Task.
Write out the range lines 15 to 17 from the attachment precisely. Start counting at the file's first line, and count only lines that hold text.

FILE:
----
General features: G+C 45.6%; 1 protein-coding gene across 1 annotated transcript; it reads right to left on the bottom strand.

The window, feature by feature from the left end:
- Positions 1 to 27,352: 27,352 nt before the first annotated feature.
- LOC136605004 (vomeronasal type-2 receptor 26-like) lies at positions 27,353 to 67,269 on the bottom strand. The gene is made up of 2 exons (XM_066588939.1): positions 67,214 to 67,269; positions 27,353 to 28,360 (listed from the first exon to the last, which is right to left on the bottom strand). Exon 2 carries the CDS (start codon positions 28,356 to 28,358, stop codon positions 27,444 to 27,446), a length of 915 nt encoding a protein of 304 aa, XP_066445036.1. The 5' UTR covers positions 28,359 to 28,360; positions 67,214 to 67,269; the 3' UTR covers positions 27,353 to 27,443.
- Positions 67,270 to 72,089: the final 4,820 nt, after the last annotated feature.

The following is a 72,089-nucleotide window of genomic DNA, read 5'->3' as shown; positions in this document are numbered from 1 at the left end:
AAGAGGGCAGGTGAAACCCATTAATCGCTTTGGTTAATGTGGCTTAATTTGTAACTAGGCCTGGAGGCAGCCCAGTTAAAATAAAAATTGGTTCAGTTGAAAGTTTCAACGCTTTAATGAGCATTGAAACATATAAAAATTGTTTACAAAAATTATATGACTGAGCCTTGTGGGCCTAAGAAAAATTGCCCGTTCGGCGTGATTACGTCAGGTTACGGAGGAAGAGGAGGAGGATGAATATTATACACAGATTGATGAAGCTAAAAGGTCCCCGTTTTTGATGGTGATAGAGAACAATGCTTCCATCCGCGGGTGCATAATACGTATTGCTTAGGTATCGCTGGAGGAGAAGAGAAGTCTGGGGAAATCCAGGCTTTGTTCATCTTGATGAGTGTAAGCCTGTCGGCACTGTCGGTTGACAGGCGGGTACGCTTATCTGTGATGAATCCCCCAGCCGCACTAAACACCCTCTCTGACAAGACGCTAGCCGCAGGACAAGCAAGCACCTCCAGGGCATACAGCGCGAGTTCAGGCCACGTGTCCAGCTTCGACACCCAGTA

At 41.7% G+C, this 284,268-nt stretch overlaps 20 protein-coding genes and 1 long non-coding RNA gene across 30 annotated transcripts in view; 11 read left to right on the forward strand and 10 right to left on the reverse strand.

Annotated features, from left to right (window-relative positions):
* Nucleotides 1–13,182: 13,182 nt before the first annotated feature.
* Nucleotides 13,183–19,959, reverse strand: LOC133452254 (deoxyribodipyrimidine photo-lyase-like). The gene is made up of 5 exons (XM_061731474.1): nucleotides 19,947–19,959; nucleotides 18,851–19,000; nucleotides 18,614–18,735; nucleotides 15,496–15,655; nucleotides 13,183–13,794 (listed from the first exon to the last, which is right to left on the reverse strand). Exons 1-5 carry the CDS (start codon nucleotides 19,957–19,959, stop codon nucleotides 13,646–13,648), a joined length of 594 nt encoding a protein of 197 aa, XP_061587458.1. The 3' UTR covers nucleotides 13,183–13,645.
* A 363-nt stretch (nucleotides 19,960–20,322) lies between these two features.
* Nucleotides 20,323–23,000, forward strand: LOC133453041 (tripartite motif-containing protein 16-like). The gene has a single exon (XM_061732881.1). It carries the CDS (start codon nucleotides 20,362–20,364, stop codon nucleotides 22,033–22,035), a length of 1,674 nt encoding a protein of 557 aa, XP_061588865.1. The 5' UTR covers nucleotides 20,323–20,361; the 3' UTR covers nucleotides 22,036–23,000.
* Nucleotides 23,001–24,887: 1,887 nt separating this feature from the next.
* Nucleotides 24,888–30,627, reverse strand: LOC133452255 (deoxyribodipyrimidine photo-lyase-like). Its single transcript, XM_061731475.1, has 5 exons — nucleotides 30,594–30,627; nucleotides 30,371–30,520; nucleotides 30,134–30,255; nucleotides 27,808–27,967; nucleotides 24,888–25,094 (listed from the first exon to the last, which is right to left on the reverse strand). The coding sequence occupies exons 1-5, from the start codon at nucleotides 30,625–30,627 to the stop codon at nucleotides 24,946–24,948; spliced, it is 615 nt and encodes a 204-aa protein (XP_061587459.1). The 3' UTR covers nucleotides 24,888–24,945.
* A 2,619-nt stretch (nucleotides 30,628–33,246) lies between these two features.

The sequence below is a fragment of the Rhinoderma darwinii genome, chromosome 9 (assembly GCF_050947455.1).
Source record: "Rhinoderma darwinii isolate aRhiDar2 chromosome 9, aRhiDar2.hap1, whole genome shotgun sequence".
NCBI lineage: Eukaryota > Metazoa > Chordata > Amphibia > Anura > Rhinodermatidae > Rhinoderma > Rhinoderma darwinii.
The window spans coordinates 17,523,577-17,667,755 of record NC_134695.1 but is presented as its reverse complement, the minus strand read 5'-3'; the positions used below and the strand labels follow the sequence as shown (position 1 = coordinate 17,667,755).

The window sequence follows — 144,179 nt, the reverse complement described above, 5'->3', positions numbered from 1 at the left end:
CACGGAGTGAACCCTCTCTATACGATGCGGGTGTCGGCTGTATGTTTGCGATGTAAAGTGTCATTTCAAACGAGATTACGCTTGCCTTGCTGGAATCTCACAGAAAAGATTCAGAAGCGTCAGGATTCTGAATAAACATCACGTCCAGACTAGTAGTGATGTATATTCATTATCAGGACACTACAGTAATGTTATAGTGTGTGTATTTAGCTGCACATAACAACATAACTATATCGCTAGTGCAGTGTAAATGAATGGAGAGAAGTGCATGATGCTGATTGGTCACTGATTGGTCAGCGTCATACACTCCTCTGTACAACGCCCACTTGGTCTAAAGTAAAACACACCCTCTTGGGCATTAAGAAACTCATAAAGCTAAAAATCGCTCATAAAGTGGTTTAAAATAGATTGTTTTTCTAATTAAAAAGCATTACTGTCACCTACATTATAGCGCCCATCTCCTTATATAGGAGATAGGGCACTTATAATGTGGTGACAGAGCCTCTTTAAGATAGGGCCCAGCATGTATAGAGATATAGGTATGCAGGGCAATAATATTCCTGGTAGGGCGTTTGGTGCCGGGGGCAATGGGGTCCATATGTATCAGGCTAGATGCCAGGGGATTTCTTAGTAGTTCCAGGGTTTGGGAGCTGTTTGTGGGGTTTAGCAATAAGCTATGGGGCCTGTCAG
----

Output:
* Nucleotides 24,888–30,627, reverse strand: LOC133452255 (deoxyribodipyrimidine photo-lyase-like). Its single transcript, XM_061731475.1, has 5 exons — nucleotides 30,594–30,627; nucleotides 30,371–30,520; nucleotides 30,134–30,255; nucleotides 27,808–27,967; nucleotides 24,888–25,094 (listed from the first exon to the last, which is right to left on the reverse strand). The coding sequence occupies exons 1-5, from the start codon at nucleotides 30,625–30,627 to the stop codon at nucleotides 24,946–24,948; spliced, it is 615 nt and encodes a 204-aa protein (XP_061587459.1). The 3' UTR covers nucleotides 24,888–24,945.
* A 2,619-nt stretch (nucleotides 30,628–33,246) lies between these two features.

The sequence below is a fragment of the Rhinoderma darwinii genome, chromosome 9 (assembly GCF_050947455.1).